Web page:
The Honorable John Grant Pegg
Our sister Khadijah published this accounting of his life on the website “Black Past.org.”
“John Grant Pegg was born around 1869 in Virginia. He began his career in about 1890 as a Pullman porter, working out of Chicago. It was there that he met Mary Charlotte Page of Kansas, a seamstress. After their marriage they moved to Omaha, Nebraska in 1898. Pegg became involved in Omaha politics as a Republican committeeman who became known informally as the “councilman for the Black community.” In 1910, Pegg became the first African American appointed Inspector of Weights & Measures for the City of Omaha. His work in the black community led him to be known as a “race man” dedicated to improving the African American section of Omaha’s population. Pegg, for example, was a Shriner and a member of the local Masonic Lodge. The Kincaid Homestead Act of 1904 opened up thousands of acres of northern Nebraska for homesteaders. In 1911, John Pegg sponsored a number of black settlers who went by wagon out to Cherry County, Nebraska to homestead. Among them were his brother Charlie Pegg and his nephew James. They homesteaded land in John Pegg’s name in Cherry County although John Pegg never lived on the homestead.
John’s brother and nephew operated a cattle ranch that supplied beef to the South Omaha packing plants.
Speaking of the many accomplishments about John Grant, he was referred to as a “Kaunan man” in a newspaper article from the Plaindealer, (Topeka, KS 8/23/1907). The term is Nordic meaning:
“The torch is known to every living man by its pale, bright flame; it always burns where princes sit within.”
John Grant Pegg died in 1916 in Omaha.”
Sources: Personal letters and journal entries of William G. Pegg, son of John G. Pegg, 1982. 3
John Grant was the oldest of the Pegg children, born in 1869, four years after the end of the American Civil War during the tumultuous Reconstruction Era. The location of his birth is debatable at best…oral history has him born in Richmond, VA, whereas the census put him in South Carolina near Bushy Creek where his mother is reportedly from.. More research on the horizon….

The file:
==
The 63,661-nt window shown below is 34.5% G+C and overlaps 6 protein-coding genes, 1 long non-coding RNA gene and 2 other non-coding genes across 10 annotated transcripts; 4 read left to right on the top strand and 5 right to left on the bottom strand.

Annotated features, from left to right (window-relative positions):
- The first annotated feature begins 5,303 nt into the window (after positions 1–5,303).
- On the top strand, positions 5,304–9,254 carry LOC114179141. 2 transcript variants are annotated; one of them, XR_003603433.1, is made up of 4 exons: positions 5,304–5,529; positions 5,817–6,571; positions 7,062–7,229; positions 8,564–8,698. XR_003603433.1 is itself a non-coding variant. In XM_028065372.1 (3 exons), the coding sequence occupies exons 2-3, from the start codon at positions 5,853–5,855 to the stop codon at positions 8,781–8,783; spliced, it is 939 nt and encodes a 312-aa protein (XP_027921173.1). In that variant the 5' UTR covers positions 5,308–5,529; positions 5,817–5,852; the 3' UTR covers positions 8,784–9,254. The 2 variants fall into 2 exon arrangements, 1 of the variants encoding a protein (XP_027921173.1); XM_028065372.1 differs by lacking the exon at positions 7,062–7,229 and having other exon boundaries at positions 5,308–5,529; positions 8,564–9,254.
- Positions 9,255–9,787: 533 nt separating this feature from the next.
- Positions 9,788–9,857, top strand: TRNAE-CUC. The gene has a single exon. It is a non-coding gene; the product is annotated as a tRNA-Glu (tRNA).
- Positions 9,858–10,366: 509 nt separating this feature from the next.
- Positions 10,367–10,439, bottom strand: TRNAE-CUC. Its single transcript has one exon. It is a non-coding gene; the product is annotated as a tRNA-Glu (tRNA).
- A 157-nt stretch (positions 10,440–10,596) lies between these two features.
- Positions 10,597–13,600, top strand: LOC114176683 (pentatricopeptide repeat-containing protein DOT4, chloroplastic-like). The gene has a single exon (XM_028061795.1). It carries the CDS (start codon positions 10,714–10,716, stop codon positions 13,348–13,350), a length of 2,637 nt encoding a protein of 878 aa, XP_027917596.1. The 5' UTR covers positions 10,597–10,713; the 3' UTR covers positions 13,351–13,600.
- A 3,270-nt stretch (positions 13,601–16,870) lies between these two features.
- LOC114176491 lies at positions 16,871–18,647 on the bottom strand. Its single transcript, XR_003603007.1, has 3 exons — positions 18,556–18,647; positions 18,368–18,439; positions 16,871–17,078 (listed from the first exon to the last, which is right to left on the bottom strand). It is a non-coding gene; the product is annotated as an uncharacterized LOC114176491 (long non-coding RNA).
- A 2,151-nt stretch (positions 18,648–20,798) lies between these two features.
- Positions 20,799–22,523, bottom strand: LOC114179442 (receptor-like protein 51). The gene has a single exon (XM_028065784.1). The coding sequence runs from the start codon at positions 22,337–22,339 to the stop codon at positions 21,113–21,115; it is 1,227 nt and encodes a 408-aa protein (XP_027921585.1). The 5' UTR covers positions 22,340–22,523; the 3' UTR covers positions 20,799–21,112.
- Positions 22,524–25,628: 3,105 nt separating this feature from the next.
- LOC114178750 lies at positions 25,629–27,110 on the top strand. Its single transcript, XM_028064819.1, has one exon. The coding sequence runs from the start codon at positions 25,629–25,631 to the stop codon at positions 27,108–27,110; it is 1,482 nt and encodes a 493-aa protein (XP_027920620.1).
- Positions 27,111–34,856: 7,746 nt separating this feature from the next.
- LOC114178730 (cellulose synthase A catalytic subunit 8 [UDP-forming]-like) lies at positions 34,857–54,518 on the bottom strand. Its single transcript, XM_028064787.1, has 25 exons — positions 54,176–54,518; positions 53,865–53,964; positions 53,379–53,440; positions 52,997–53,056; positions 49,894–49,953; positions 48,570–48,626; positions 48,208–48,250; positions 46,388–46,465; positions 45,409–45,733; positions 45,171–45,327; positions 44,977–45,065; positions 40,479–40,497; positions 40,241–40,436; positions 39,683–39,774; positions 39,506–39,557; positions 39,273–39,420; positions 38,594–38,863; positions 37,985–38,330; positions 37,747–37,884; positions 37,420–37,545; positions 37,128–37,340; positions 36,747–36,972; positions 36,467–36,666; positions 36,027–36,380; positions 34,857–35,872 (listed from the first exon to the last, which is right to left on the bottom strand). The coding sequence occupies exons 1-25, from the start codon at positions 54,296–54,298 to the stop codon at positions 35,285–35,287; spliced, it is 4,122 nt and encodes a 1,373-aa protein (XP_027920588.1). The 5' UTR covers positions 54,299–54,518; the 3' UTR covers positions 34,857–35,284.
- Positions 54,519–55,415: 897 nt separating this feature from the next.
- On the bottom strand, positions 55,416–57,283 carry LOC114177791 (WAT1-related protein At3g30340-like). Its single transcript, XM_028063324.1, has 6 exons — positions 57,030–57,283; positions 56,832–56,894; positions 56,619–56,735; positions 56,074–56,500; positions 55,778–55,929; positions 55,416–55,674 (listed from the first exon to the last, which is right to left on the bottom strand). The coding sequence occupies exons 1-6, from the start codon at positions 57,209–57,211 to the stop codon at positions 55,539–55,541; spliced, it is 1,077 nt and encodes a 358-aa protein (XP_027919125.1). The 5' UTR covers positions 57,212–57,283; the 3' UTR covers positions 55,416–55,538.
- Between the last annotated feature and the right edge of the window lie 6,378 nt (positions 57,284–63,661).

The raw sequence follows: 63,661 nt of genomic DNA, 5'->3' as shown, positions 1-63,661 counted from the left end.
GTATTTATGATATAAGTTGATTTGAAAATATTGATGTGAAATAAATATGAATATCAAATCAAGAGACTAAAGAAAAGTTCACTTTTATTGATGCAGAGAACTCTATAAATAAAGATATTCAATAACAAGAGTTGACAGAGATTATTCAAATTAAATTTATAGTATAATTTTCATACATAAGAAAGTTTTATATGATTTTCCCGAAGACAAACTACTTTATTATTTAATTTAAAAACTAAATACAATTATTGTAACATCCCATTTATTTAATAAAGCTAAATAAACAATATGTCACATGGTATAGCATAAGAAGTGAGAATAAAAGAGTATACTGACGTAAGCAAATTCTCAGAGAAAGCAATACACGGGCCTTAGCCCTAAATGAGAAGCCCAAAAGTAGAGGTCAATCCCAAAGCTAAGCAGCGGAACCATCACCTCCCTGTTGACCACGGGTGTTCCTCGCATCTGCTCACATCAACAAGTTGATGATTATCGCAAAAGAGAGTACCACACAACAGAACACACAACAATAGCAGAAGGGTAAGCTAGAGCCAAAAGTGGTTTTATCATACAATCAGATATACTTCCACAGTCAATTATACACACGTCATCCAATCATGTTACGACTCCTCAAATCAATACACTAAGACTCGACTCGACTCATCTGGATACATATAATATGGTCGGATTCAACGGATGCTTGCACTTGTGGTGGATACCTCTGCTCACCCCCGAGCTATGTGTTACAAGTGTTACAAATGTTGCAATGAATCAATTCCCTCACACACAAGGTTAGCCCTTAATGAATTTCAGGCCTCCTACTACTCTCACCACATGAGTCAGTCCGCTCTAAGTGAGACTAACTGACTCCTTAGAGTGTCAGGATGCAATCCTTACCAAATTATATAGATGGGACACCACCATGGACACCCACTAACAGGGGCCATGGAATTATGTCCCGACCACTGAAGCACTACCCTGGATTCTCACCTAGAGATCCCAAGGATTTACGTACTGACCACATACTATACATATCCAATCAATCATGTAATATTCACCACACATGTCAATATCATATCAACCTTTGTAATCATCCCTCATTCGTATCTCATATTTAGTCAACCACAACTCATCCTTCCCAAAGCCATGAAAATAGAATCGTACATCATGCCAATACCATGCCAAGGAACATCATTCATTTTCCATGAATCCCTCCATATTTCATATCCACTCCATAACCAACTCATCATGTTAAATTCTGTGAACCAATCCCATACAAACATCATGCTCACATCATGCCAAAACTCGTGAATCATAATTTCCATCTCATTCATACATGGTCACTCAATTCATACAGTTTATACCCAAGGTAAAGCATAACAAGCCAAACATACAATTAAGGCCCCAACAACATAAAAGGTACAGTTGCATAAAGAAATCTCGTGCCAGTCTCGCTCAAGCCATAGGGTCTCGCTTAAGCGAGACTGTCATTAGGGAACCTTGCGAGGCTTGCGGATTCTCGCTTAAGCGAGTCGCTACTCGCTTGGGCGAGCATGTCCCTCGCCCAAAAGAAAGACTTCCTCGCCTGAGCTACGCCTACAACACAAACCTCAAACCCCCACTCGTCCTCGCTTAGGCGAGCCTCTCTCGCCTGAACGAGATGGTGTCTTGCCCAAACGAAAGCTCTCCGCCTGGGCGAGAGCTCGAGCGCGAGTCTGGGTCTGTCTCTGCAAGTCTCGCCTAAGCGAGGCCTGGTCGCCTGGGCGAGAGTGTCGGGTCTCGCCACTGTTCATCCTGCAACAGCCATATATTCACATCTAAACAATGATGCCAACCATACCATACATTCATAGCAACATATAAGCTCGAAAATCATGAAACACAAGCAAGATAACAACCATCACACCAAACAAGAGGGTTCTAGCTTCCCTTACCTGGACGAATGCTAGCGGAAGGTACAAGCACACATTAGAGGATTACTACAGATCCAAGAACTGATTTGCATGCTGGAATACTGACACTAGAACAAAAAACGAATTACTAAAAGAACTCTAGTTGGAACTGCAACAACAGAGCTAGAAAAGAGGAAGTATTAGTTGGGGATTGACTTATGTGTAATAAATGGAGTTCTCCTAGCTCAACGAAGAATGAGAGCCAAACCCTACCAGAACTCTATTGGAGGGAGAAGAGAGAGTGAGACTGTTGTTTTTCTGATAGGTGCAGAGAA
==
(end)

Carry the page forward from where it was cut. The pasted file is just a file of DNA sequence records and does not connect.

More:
We do know that in 1878, John’s family moved west to Kansas, where he was able to enroll in Freeman’s Academy at Dunlap, Kansas. He left home shortly after graduation to pursue his destiny. Right away he was able to land a position as a porter on the Atchison, Topeka, and Santa Fe Railroad passenger dining cars. He sent money home to his mother. It was in this capacity that he learned to expand his knowledge of business and current events. Instead of sleeping after his shift, he would read the newspapers left behind by the passengers. One such passenger would discreetly pass him various pieces of literature broadening his view of the world and the events unfolding in the country here at home. Since tips were their primary means of support, it paid to be efficient and invisible. “You can’t learn anything by being noisy and doing all the talking. At the same time one needed to be on hand for and second-guessing most every need, all the while maintaining a discreet decorum about oneself. On the traveling cars, the call was for service not for entertainment.” – John Pegg
A “paid” servitude of sorts
While working out of Chicago, John was an active and aggressive political figure, debating and sharing ideas with the likes of Edward Morris, (a prominent Black Chicago Attorney and politician) and the infamous Clarence Darrow (abolitionist and lifelong champion for the rights of Blacks in and out of the courts). John learned the finer points of political arguments and became prepared for the political life that awaited him in Omaha.
Thinking politics and his future, John returned home to Kansas to visit his family and friends. It was during such a visit that he met and began to court Mary Charlotte Page. Six months into their courting John asked Mary Charlotte ‘s father for her hand in marriage. He had a good position on the ATSF (Atchison, Topeka, and Santa Fe Railroad). Mary Charlotte was a very popular young lady, refined, cultured and educated. They married in Chicago May 16, 1898.
At the urging and continued mentorship of Mr. Morris, he became a 32nd degree Mason and a Shriner. [I’m sure these men saw in him a strong figure in the political arena and in the our people’s fight for justice] John did in fact, become an active member of the Republican Party after moving to Omaha. So active that he was reported in the newspapers as to traveling and speaking on behalf of the Republican Party. 1
Leading Colored Republicans of the Western States Meet in Conference, Many Important Questions Discussed other Meetings – Date: Friday, February 25, 1916. Paper: Advocate (Kansas City, KS) Volume: 2 Issue: 27 Page: 1